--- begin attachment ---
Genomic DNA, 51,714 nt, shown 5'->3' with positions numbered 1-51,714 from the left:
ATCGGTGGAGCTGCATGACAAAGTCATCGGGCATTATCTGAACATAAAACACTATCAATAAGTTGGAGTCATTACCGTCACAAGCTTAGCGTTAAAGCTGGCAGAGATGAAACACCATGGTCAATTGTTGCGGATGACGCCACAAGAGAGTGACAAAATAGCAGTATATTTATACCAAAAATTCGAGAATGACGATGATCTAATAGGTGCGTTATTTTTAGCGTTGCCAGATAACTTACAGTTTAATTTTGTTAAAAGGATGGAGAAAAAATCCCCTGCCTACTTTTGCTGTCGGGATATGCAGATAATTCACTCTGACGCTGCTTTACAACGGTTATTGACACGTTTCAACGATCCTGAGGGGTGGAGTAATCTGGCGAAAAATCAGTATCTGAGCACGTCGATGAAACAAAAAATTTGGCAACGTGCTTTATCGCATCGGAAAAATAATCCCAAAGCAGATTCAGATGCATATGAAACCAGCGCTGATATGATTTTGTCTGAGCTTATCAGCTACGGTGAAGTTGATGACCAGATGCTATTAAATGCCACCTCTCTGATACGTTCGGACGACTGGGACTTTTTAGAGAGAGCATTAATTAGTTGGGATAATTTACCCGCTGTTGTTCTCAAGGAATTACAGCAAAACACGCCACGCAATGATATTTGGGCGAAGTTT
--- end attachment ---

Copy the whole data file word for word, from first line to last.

Genomic DNA, 51,714 nt, shown 5'->3' with positions numbered 1-51,714 from the left:
ATCGGTGGAGCTGCATGACAAAGTCATCGGGCATTATCTGAACATAAAACACTATCAATAAGTTGGAGTCATTACCGTCACAAGCTTAGCGTTAAAGCTGGCAGAGATGAAACACCATGGTCAATTGTTGCGGATGACGCCACAAGAGAGTGACAAAATAGCAGTATATTTATACCAAAAATTCGAGAATGACGATGATCTAATAGGTGCGTTATTTTTAGCGTTGCCAGATAACTTACAGTTTAATTTTGTTAAAAGGATGGAGAAAAAATCCCCTGCCTACTTTTGCTGTCGGGATATGCAGATAATTCACTCTGACGCTGCTTTACAACGGTTATTGACACGTTTCAACGATCCTGAGGGGTGGAGTAATCTGGCGAAAAATCAGTATCTGAGCACGTCGATGAAACAAAAAATTTGGCAACGTGCTTTATCGCATCGGAAAAATAATCCCAAAGCAGATTCAGATGCATATGAAACCAGCGCTGATATGATTTTGTCTGAGCTTATCAGCTACGGTGAAGTTGATGACCAGATGCTATTAAATGCCACCTCTCTGATACGTTCGGACGACTGGGACTTTTTAGAGAGAGCATTAATTAGTTGGGATAATTTACCCGCTGTTGTTCTCAAGGAATTACAGCAAAACACGCCACGCAATGATATTTGGGCGAAGTTT